By Dele Sobowale
“The only thing they [APC] didn’t promise was free jollof rice.” Simon Kolawole, THISDAY, July 31, 2016, back page, in WE NEED ECONOMIC WAR ROOM.
Kolawole is one of the reasons for buying THISDAY. His economic analysis is always incisive and professional. Even when you don’t agree with him, it is almost impossible not to respect his point of view. Simon, though generally correct in that article made two minor errors. First he assumed we don’t have an “economic war room” and that jollof rice was not part of the package of giveaways by the APC government which would have loved to have the Biblical Prodigal son as a member of that war room.
That young wastrel certainly would have a thing or two to teach those who would spend N500 billion or eight (8) per cent of this years budget on the idle and unproductive elements in society and far less on infrastructure or loans to farmers, and Small and Medium Scale enterprises. We have an economic war room.
It is headed by a lawyer reminding observers about the square peg in a round hole syndrome.
His assistants are people skilled in sharing cakes rather than devising how to bake them. Naturally, the first item on their agenda is to tax the workers and small businesses already overburdened with high fuel and power surcharges in order to give to the unproductive so that they may continue being unproductive.
If Kolawole looks closely, he will see that free jollof rice is a hidden component of the give-away programme. When N5000 per month is promised to unemployed people, some will undoubtedly spend the money on jollof rice. Free money drives peoples’ appetite upscale. Real workers cannot anymore afford to even soak gari; they make do with roasted corn and pure water and return to their slave labours. And, they know that this government and its war room cabinet don’t give a damn about them.
The Minister of Information, in one of the rare occasions when he spoke the unblemished truth announced recently that “There is no alternative (TINA) to Buhari’s economic programme”. TINA as a declaration is not original; neither is it brilliant. The first time TINA was announced was shortly after President Ibrahim Babangida introduced the Structural Adjustment Programme, SAP.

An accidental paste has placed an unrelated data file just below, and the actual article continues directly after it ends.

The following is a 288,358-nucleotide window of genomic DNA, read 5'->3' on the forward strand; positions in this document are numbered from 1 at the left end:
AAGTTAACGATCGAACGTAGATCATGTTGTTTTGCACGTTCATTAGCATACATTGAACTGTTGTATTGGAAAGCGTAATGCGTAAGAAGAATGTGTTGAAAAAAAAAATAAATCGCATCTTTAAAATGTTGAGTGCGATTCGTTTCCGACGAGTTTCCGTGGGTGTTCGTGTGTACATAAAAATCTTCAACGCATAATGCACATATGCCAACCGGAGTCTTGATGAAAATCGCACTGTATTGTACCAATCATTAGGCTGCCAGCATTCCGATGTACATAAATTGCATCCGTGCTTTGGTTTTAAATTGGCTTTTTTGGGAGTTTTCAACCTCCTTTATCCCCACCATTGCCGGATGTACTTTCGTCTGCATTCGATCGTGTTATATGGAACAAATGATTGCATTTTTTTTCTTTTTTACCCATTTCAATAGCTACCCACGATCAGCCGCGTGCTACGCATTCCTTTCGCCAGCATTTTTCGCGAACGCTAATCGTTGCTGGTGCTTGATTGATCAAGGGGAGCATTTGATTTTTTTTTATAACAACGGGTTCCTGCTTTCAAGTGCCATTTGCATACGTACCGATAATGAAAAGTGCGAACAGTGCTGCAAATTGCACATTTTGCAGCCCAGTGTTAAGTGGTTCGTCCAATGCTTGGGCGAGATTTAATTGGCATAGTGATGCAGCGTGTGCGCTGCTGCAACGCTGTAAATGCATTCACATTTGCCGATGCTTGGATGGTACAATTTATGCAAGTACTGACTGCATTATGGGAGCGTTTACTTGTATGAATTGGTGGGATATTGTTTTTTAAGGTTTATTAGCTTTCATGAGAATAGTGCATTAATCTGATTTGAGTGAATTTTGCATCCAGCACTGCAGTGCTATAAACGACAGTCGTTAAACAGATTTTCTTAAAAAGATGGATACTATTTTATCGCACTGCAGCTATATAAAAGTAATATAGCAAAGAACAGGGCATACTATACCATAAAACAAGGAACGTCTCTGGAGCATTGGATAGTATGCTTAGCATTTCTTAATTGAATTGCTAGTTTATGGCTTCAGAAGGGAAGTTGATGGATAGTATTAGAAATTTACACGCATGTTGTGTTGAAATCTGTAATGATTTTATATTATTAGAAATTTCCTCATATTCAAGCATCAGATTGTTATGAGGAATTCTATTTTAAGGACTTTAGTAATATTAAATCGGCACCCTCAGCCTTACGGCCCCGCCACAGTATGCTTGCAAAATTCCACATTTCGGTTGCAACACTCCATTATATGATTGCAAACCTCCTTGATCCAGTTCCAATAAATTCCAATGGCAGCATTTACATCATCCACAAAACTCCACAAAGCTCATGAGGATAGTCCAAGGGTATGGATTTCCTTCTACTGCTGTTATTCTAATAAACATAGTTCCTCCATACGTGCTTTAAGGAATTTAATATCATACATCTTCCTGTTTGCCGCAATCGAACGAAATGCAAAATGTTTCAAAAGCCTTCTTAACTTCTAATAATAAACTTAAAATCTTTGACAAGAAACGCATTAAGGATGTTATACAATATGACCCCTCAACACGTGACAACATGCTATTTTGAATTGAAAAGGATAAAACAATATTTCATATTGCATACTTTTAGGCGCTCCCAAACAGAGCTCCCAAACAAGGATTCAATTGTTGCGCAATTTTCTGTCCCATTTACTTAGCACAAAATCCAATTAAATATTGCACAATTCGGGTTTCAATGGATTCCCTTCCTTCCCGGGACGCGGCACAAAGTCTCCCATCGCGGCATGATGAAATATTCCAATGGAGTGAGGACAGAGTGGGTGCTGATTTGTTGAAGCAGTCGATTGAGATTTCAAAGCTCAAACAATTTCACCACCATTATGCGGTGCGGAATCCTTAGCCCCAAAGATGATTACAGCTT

Those of us old enough to participate in the public debate about SAP and who disagreed with its content were told then that “There is no alternative to SAP”. History would record that SAP was a dismal failure launching Nigeria on the road to hyper-inflation from which the nation did not recover until after 2000. But, apparently, the more things change in Nigeria, the more they remain the same.
Already, Buhari’s economic programme is heading in the direction which SAP followed. Exchange rate which was under N260/US$1 just a few weeks ago is now N400/US$1 and climbing by the days. It is destined to add imported inflation to the domestic one. Consequently, inflation which was under 10 per cent last year is now close to 17 per cent and will most likely surpass that level by year end.
Fuel price which recently jumped from N87 to N145 per litre is set to go up again; some speculate it might reach N180-200 by December this year. Added to the stubborn refusal of the power distribution companies to obey court order and revert to old tariff, consumers (excluding those in the corridors of transient power), mostly on fixed incomes are in for the toughest time ever experienced since 1984/5.
Meanwhile, despite the inevitable harsh economic realities facing workers, the government announced last week that it all is set for the commencement of the Welfare Programmes promised during the campaigns. Many of us cannot wait for it to start. However, before government starts dishing out the free food and giving out the free money, it certainly will not be too much to ask for total transparency in the disbursement of the benefits.
Nigerians would not like free food to be distributed the same clandestine and corrupt way Central Bank jobs were secretly handed to those close to the corridors of power. Those claiming to fight corruption must be prepared to be totally open. As a minimum, Nigerians must be told who will be the beneficiaries of these programmes, how they were selected, where they can be located in order to verify the claims by government about performance later.
Does this sound like no trusting government? You bet it is. After living long enough to experience governments headed by Balewa, Ironsi, Gowon, Mohammed, Obasanjo, Shagari, Buhari, Babangida, Abacha, Abubakar, Obasanjo, Yar’Adua, Jonathan and Buhari again, it is clear that almost “Every government is run by liars and nothing they say should be believed”, I.F. Stone (VANGUARD BOOK OF QUOTATIONS p 80). This particular government had created its own credibility problem about this programme right from the start.
Shortly after assuming office, the President could not recollect promising to pay N5000 to unemployed people. His wife had to publicly plead that the promise be redeemed. Then, when the National Assembly requested for details which were not included in the budget submitted, the Presidency had to lean hard on the NASS to retain the entire amount in the appropriations.
Obviously, some people are interested in the money and it might not be in the national interest. That is fine. But, let them for a start give us the list of schools nationwide which will be serving free food. Irrespective of how remote the location, we will go there to verify the claims. This is not going to be an easy “WAYO” game or swindle to pull off – if one is intended.